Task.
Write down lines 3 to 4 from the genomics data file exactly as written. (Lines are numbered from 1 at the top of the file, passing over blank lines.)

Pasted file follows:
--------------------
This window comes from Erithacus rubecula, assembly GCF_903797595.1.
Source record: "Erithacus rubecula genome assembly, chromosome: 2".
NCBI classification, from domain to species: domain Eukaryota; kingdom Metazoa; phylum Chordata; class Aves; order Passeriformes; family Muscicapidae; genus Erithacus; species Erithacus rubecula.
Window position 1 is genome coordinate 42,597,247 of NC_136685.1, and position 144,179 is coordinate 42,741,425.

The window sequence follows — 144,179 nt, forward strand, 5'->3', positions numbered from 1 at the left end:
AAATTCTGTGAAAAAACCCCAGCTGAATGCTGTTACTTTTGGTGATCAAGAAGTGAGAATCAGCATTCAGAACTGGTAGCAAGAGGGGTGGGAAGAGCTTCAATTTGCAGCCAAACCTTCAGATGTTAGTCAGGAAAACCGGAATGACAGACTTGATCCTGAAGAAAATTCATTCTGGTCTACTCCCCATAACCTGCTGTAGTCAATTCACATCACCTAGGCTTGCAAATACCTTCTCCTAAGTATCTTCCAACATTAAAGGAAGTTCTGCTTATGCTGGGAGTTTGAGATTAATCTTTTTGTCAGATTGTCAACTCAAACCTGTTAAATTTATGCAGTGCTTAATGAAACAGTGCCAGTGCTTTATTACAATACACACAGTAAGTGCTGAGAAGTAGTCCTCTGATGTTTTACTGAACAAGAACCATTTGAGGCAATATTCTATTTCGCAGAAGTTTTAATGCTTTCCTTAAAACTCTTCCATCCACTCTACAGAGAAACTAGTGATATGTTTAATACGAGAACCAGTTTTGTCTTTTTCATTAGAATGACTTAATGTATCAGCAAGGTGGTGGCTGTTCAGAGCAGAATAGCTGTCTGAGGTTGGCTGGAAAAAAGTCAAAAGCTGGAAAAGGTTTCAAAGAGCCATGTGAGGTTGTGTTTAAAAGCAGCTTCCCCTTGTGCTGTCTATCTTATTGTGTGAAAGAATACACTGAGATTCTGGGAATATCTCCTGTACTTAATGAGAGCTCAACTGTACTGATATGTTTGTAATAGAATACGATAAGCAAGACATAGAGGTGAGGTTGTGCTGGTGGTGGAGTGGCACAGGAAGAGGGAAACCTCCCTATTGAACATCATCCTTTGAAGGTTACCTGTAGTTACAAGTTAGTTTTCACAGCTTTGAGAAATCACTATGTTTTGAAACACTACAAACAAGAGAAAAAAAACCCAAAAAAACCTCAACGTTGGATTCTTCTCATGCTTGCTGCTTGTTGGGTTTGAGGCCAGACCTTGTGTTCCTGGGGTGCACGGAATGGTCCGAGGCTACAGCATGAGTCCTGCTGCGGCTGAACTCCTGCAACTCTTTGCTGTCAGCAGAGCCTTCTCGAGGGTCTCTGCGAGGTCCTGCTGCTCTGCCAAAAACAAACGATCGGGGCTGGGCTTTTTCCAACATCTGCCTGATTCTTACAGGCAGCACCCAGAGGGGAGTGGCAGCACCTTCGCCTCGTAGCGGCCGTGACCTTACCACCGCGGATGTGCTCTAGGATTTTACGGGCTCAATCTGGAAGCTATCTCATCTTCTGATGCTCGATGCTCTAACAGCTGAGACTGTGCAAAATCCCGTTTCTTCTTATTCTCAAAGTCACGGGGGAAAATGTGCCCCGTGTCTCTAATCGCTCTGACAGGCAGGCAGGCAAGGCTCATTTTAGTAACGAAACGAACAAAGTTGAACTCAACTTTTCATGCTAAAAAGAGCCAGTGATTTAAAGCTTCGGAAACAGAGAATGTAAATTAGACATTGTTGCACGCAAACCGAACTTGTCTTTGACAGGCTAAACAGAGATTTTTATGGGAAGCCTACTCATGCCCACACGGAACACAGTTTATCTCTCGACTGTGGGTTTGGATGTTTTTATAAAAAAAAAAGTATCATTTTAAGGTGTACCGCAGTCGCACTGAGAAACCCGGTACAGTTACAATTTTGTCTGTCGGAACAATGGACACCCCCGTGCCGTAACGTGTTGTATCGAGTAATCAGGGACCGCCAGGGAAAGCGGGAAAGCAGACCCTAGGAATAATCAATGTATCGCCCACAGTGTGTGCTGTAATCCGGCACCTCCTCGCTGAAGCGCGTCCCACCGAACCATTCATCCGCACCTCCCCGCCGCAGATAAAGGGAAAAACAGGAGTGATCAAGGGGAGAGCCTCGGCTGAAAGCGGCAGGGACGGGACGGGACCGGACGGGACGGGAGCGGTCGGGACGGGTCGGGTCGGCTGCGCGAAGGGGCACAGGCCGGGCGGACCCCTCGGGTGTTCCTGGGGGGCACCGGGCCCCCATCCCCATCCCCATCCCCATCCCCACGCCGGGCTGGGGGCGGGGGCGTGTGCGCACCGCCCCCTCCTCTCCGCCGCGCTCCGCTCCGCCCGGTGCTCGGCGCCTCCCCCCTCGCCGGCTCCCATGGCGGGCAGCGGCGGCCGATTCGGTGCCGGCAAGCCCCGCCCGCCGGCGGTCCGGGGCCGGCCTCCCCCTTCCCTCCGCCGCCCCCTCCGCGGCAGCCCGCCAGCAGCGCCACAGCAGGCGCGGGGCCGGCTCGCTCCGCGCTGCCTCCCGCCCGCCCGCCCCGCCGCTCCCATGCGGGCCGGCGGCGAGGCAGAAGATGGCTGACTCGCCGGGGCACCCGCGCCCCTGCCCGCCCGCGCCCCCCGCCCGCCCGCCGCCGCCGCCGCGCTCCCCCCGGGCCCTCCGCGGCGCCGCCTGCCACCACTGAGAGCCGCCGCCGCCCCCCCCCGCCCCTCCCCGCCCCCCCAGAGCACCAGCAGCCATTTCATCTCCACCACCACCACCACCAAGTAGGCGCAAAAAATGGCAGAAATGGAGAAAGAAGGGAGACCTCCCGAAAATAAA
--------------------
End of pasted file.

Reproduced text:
NCBI classification, from domain to species: domain Eukaryota; kingdom Metazoa; phylum Chordata; class Aves; order Passeriformes; family Muscicapidae; genus Erithacus; species Erithacus rubecula.
Window position 1 is genome coordinate 42,597,247 of NC_136685.1, and position 144,179 is coordinate 42,741,425.